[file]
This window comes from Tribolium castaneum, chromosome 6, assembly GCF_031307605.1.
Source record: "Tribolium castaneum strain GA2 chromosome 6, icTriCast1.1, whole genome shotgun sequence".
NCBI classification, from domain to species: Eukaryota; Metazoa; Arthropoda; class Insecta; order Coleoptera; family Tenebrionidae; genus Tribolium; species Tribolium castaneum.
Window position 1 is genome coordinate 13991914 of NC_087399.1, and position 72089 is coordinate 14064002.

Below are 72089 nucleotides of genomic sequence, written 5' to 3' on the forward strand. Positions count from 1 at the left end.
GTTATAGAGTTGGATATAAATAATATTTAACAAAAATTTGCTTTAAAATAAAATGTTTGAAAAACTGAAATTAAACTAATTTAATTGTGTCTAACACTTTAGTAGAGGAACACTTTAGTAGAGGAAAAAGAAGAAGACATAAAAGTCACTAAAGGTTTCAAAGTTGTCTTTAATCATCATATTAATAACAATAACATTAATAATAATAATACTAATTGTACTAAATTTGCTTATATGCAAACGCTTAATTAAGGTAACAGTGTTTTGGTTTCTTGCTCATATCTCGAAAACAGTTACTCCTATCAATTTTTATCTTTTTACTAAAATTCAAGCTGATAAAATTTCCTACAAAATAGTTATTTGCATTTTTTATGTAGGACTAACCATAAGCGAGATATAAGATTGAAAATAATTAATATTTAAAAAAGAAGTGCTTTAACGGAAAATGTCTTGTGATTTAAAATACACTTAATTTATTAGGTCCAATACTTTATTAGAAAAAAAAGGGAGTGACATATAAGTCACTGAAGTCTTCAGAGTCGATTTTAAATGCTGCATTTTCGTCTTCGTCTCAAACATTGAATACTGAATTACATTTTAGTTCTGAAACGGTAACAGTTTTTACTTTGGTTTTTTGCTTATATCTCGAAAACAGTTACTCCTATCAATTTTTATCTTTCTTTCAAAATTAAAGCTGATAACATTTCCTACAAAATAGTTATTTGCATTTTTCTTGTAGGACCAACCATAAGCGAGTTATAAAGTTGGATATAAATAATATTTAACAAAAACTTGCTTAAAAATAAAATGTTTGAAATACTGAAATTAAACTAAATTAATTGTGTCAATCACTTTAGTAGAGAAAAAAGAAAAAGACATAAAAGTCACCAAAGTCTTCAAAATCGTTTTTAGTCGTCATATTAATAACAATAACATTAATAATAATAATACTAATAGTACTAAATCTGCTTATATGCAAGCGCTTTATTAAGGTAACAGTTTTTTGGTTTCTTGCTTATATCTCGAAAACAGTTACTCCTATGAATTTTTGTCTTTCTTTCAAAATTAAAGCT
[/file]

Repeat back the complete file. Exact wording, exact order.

This window comes from Tribolium castaneum, chromosome 6, assembly GCF_031307605.1.
Source record: "Tribolium castaneum strain GA2 chromosome 6, icTriCast1.1, whole genome shotgun sequence".
NCBI classification, from domain to species: Eukaryota; Metazoa; Arthropoda; class Insecta; order Coleoptera; family Tenebrionidae; genus Tribolium; species Tribolium castaneum.
Window position 1 is genome coordinate 13991914 of NC_087399.1, and position 72089 is coordinate 14064002.

Below are 72089 nucleotides of genomic sequence, written 5' to 3' on the forward strand. Positions count from 1 at the left end.
GTTATAGAGTTGGATATAAATAATATTTAACAAAAATTTGCTTTAAAATAAAATGTTTGAAAAACTGAAATTAAACTAATTTAATTGTGTCTAACACTTTAGTAGAGGAACACTTTAGTAGAGGAAAAAGAAGAAGACATAAAAGTCACTAAAGGTTTCAAAGTTGTCTTTAATCATCATATTAATAACAATAACATTAATAATAATAATACTAATTGTACTAAATTTGCTTATATGCAAACGCTTAATTAAGGTAACAGTGTTTTGGTTTCTTGCTCATATCTCGAAAACAGTTACTCCTATCAATTTTTATCTTTTTACTAAAATTCAAGCTGATAAAATTTCCTACAAAATAGTTATTTGCATTTTTTATGTAGGACTAACCATAAGCGAGATATAAGATTGAAAATAATTAATATTTAAAAAAGAAGTGCTTTAACGGAAAATGTCTTGTGATTTAAAATACACTTAATTTATTAGGTCCAATACTTTATTAGAAAAAAAAGGGAGTGACATATAAGTCACTGAAGTCTTCAGAGTCGATTTTAAATGCTGCATTTTCGTCTTCGTCTCAAACATTGAATACTGAATTACATTTTAGTTCTGAAACGGTAACAGTTTTTACTTTGGTTTTTTGCTTATATCTCGAAAACAGTTACTCCTATCAATTTTTATCTTTCTTTCAAAATTAAAGCTGATAACATTTCCTACAAAATAGTTATTTGCATTTTTCTTGTAGGACCAACCATAAGCGAGTTATAAAGTTGGATATAAATAATATTTAACAAAAACTTGCTTAAAAATAAAATGTTTGAAATACTGAAATTAAACTAAATTAATTGTGTCAATCACTTTAGTAGAGAAAAAAGAAAAAGACATAAAAGTCACCAAAGTCTTCAAAATCGTTTTTAGTCGTCATATTAATAACAATAACATTAATAATAATAATACTAATAGTACTAAATCTGCTTATATGCAAGCGCTTTATTAAGGTAACAGTTTTTTGGTTTCTTGCTTATATCTCGAAAACAGTTACTCCTATGAATTTTTGTCTTTCTTTCAAAATTAAAGCT